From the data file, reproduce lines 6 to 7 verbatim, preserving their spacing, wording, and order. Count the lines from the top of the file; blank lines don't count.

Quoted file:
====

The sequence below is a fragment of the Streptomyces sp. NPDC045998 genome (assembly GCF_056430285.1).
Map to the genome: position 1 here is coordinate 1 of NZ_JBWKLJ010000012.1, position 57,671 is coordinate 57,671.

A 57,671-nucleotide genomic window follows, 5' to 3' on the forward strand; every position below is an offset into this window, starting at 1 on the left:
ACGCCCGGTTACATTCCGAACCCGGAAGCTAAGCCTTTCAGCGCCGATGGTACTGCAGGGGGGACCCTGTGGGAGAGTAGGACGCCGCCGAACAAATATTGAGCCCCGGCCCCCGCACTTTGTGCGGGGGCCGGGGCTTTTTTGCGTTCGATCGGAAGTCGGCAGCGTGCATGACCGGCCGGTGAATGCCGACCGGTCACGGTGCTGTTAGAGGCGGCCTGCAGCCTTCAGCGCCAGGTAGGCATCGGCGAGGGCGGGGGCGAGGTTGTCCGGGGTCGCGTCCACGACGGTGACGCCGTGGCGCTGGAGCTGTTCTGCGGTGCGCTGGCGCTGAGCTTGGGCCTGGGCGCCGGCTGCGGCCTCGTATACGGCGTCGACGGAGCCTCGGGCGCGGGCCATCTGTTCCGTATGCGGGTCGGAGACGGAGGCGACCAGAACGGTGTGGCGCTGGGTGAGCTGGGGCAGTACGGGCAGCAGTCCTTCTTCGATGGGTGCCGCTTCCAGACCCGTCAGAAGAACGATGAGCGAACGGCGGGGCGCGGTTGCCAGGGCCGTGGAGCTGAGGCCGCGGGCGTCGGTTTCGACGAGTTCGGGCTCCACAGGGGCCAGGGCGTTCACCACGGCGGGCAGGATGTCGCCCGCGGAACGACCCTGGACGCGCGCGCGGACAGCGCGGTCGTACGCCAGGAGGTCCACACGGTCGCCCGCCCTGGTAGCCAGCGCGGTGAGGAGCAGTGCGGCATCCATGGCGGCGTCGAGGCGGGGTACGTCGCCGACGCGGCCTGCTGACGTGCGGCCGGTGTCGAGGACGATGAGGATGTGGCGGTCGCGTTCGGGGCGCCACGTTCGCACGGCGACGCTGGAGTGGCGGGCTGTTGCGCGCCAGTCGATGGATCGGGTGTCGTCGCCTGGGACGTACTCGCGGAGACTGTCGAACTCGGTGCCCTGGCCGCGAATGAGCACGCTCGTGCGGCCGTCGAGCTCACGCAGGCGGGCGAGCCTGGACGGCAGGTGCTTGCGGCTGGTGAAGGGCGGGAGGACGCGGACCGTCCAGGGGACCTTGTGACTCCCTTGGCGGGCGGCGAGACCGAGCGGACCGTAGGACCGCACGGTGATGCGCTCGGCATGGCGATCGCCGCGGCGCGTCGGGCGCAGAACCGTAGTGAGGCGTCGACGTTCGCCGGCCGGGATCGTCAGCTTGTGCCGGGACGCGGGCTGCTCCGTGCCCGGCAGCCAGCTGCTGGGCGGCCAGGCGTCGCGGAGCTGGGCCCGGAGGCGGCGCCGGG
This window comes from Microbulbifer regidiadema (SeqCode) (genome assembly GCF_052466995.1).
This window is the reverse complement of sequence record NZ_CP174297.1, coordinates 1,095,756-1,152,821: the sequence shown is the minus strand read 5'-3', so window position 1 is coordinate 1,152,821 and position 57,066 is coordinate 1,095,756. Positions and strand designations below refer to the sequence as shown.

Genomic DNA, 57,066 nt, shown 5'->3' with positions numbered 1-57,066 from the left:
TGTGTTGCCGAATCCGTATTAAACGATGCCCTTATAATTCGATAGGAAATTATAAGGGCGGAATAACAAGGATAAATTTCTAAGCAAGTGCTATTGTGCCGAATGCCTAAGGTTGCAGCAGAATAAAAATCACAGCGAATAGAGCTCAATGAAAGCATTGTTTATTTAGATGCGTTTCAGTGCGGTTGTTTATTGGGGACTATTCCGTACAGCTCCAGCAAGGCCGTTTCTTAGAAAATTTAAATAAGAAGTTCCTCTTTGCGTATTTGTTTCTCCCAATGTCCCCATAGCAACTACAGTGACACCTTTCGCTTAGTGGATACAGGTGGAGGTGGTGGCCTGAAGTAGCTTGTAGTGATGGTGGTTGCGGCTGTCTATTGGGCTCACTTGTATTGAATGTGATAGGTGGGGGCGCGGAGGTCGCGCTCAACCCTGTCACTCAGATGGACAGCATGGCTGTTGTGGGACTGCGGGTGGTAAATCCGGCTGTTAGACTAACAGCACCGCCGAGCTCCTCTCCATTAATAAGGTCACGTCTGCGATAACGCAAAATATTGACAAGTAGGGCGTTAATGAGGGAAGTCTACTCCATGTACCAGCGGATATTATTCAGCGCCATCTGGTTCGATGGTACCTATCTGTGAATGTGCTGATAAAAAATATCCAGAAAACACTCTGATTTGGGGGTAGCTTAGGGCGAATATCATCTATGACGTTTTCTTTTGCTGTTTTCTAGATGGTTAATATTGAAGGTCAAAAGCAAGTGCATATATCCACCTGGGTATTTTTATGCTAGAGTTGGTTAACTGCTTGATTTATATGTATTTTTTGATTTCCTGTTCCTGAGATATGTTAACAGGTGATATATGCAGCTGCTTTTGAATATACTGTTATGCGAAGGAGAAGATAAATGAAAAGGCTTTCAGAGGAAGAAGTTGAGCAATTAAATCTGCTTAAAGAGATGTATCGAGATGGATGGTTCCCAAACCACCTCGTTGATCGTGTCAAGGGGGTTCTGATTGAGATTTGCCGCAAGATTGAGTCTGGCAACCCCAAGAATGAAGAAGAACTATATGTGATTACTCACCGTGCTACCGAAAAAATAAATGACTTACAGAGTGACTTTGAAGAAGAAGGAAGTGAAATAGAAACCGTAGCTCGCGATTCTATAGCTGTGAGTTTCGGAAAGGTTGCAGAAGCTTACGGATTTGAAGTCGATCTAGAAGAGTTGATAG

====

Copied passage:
This window is the reverse complement of sequence record NZ_CP174297.1, coordinates 1,095,756-1,152,821: the sequence shown is the minus strand read 5'-3', so window position 1 is coordinate 1,152,821 and position 57,066 is coordinate 1,095,756. Positions and strand designations below refer to the sequence as shown.

Genomic DNA, 57,066 nt, shown 5'->3' with positions numbered 1-57,066 from the left: